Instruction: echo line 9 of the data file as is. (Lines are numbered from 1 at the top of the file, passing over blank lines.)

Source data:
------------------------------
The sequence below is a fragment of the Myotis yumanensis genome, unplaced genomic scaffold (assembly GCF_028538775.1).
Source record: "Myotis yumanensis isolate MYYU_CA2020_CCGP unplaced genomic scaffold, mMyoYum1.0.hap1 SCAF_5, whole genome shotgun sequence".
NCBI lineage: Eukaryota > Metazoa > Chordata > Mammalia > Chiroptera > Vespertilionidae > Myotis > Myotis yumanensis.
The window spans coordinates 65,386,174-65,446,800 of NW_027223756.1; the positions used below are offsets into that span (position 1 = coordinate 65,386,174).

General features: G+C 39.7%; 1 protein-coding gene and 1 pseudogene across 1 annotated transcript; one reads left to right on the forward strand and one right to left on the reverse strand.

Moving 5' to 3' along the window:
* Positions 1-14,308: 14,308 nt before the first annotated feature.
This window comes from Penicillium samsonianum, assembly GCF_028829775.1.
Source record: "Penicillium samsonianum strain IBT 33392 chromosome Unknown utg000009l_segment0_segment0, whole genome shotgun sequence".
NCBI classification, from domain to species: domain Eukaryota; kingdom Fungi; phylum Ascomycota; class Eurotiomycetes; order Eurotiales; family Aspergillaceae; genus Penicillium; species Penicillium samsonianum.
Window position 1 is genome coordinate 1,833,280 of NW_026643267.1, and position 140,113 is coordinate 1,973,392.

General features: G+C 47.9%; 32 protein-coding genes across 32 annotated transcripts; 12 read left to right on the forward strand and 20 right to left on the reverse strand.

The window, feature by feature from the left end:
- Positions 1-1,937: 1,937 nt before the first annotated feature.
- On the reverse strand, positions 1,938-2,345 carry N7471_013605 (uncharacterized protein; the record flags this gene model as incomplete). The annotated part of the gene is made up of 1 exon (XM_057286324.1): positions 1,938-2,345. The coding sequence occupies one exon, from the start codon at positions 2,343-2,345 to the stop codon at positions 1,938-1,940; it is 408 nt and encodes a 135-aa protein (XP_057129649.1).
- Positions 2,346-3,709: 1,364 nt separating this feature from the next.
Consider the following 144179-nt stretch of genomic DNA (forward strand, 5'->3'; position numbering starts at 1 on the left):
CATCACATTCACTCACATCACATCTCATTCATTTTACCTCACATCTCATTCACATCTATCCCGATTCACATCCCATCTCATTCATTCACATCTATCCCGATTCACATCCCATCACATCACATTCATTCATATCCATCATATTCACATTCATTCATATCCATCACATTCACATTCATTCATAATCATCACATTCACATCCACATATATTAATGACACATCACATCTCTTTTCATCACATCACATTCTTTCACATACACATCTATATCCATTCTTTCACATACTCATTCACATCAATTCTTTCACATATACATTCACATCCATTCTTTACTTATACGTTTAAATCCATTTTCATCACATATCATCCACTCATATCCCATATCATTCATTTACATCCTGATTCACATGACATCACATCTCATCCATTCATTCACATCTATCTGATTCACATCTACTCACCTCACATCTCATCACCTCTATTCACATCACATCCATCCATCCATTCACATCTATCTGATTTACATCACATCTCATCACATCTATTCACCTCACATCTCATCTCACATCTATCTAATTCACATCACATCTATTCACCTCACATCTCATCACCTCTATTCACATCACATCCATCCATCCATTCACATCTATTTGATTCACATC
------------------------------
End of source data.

Source record: "Penicillium samsonianum strain IBT 33392 chromosome Unknown utg000009l_segment0_segment0, whole genome shotgun sequence".